Hi friends! My red prayer plant was sitting on top of a bookcase, as happy as can be, but then got too heavy and snapped herself in multiple places. So, one bit got repotted as-is and I am now trying my hand at propagation. I’ll keep you all posted!
Today I want to talk about inclusion and while this is an evergreen topic, I think this part of the year allows for some very relevant examples. I often see acceptance happening without inclusion which makes me ask: Are the words “You are accepted here” worth anything without the actions of inclusion? I say no, not so much.
An example I’ve seen a lot, especially with the amount that we’re using Zoom for conferences, is that there is this general idea of acceptance of everyone (“Everyone’s welcome!”) yet closed captioning isn’t available for panels and talks to actually include folks who need it for access.
Not that anyone is eating at restaurants right now, but when folks were and were picking out places to eat and invited along friends, how often did people consider the seating situation for fat friends or accessibility for friends who use mobility aids?
If I intend to send out holiday cards that have a very general “Happy Holidays!” on them, thinking this is general enough to be inclusive but aim to pop them in the mail by December 21st this year, then I’ve already missed Hanukkah, St. Lucia Day, Solstice, and more.
I want to take it further. Are you planning mandatory meetings during Rosh Hashanah? Or having a team lunch during Ramadan, when folks may be fasting? If you’re planning a night out (which, you shouldn’t because we’re in a fucking pandemic. Come on, now.) are you taking into account your sober friends who you may be inviting?
When you’re in video conferencing software (Zoom, Skype, etc.), do you have your pronouns in your display name?
Everything I’ve mentioned is actually really easy to make inclusive but it involves deliberate thought. And to be able to be deliberate, you have to actually see people and those things that make us different from one another. It’s a silly thing, but I have lost count of the times I have been gifted makeup or hair products that do not play well with my skin tone or hair type. This is how to make someone feel unseen.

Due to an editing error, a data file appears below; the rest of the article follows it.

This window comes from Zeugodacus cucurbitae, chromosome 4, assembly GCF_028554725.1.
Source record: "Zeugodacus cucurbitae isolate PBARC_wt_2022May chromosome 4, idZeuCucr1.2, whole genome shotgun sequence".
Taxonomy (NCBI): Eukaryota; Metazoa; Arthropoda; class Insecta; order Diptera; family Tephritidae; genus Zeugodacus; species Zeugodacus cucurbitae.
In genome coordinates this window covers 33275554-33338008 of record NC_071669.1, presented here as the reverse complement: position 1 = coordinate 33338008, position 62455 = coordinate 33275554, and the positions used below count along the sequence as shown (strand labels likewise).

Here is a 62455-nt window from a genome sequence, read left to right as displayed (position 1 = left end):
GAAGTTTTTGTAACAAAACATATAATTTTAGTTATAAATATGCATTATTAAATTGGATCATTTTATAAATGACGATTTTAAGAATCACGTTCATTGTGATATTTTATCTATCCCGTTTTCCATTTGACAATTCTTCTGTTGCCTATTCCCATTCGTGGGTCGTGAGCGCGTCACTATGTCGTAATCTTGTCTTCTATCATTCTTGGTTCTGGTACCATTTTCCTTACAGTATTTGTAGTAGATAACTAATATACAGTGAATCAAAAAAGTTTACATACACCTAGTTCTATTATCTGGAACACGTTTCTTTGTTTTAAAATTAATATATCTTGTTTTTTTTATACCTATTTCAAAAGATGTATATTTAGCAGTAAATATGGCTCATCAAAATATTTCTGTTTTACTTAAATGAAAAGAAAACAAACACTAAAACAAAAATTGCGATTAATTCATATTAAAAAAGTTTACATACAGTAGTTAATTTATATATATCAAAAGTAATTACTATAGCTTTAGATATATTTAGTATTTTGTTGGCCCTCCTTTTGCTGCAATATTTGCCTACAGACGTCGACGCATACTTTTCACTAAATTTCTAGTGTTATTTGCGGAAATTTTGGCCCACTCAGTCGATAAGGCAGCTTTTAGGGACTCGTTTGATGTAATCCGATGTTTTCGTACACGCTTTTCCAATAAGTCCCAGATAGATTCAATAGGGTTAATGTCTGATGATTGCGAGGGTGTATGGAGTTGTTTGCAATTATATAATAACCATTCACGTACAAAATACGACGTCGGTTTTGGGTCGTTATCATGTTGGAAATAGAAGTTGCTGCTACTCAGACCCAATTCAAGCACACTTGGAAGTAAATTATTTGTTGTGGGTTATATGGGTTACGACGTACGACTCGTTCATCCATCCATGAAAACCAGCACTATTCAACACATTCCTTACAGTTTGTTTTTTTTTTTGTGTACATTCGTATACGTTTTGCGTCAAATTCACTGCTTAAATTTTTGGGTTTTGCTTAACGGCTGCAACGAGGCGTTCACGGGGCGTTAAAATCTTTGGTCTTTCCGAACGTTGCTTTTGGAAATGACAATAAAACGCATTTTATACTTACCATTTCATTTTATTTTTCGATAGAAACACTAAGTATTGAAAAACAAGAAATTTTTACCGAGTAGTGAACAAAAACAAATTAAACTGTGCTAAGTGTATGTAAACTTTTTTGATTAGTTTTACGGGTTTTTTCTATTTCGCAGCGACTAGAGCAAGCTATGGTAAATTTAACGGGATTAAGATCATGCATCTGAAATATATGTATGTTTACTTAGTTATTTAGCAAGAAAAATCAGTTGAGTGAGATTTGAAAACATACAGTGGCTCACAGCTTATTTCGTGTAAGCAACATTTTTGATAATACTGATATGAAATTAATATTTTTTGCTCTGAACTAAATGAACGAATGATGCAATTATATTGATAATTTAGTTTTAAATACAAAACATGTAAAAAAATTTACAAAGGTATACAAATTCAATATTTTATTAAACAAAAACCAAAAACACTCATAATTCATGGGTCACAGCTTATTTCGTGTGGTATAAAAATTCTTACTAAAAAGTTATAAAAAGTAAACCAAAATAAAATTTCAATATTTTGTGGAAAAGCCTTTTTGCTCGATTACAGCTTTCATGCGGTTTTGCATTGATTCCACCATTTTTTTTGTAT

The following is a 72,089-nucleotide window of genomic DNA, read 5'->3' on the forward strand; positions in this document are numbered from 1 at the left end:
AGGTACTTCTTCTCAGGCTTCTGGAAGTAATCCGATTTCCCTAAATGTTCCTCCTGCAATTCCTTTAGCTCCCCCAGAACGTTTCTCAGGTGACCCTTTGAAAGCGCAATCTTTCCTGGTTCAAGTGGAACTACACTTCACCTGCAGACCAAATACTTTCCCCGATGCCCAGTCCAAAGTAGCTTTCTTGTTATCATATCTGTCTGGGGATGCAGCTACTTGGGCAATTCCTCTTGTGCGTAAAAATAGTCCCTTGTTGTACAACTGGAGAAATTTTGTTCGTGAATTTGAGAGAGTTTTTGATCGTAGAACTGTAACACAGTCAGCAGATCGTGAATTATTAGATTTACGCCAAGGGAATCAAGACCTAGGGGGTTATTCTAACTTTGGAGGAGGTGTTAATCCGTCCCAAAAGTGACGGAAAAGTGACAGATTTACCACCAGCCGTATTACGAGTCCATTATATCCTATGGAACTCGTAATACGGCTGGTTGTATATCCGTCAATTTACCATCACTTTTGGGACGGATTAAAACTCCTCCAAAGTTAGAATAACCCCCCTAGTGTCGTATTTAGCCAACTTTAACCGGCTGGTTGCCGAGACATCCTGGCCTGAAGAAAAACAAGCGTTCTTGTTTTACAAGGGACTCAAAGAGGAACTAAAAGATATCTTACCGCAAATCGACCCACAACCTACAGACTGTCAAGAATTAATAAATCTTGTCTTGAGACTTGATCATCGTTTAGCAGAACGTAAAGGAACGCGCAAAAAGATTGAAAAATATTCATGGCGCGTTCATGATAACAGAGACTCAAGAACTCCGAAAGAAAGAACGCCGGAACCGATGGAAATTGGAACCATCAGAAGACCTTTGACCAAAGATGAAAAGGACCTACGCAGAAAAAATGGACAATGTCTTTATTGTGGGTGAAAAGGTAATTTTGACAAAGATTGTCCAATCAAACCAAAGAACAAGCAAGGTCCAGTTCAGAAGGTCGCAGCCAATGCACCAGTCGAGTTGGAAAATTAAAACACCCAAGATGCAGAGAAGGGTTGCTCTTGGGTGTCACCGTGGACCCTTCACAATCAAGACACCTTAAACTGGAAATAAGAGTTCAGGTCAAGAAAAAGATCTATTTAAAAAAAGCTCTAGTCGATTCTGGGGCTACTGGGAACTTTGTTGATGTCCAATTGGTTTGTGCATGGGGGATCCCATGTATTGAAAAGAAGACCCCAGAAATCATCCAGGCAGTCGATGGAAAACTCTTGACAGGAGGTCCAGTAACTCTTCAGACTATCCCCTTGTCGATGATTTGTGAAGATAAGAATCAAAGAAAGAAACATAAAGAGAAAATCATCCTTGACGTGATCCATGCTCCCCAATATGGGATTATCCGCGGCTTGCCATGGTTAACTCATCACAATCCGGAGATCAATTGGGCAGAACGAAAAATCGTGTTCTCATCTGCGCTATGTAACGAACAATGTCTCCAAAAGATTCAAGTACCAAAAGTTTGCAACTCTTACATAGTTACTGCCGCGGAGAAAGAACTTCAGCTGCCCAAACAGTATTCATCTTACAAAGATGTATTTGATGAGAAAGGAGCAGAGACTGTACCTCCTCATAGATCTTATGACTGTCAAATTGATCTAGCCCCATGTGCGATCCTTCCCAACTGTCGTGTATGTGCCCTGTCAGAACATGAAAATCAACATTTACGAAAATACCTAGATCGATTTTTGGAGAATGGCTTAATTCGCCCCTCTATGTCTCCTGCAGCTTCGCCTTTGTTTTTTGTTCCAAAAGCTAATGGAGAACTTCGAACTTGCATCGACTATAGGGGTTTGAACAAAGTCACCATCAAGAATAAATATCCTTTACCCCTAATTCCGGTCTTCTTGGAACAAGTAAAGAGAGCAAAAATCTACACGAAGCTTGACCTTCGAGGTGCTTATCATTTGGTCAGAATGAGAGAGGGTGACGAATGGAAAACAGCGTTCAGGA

As the calendar year is nearing its end, inclusion is something that I’ve been thinking about a lot among the things I want to be more deliberate about in the coming year (and now. No need to wait for the new year). Focusing on not only my intentions, but on the actions I can take. If I’m asked to talk at a conference, I can be more firm about closed captioning. I can be better about image descriptions on Instagram. I’ll learn how to caption my videos on social. We cannot control what everyone else does, but I can at least improve the tiny bit of internet content that we own.
Shout out to my new pen-pals! Thank you for sending little bits of joy to my mailbox. If you want to send me mail, you can do it at the address below. If you also include your return address, I’ll definitely write back!
P.O. Box 21481, Oakland, CA 94620-1481
Speaking of mail, if you want packages delivered before December 25th and you are mailing from the United States, the Postal Service has a helpful web page with suggested dates. Hanukkah starts on December 10th this year so you may want to get those gifts into the mail sooner than later.
Books I’ve finished since last newsletter:
Deathless Divide by Justina Ireland (Bookshop.org)
Fun Home: A Family Tragicomic by Alison Bechdel (Bookshop.org)
The Once and Future Witches by Alix E. Harrow (Bookshop.org)
Goldie Vance, Vol 1 by Hope Larson and Brittney Williams (Bookshop.org)
Patience & Esther: An Edwardian Romance by S.W. Searle (Bookshop.org)
Books I’m currently reading:
The Mermaid, the Witch, and the Sea by Maggie Tokuda-Hall (Bookshop.org)
Victories Greater Than Death by Charlie Jane Anders (Bookshop.org)
That’s it for this week! If you enjoy this newsletter, please subscribe, share it with a friend, and/or give me a tip!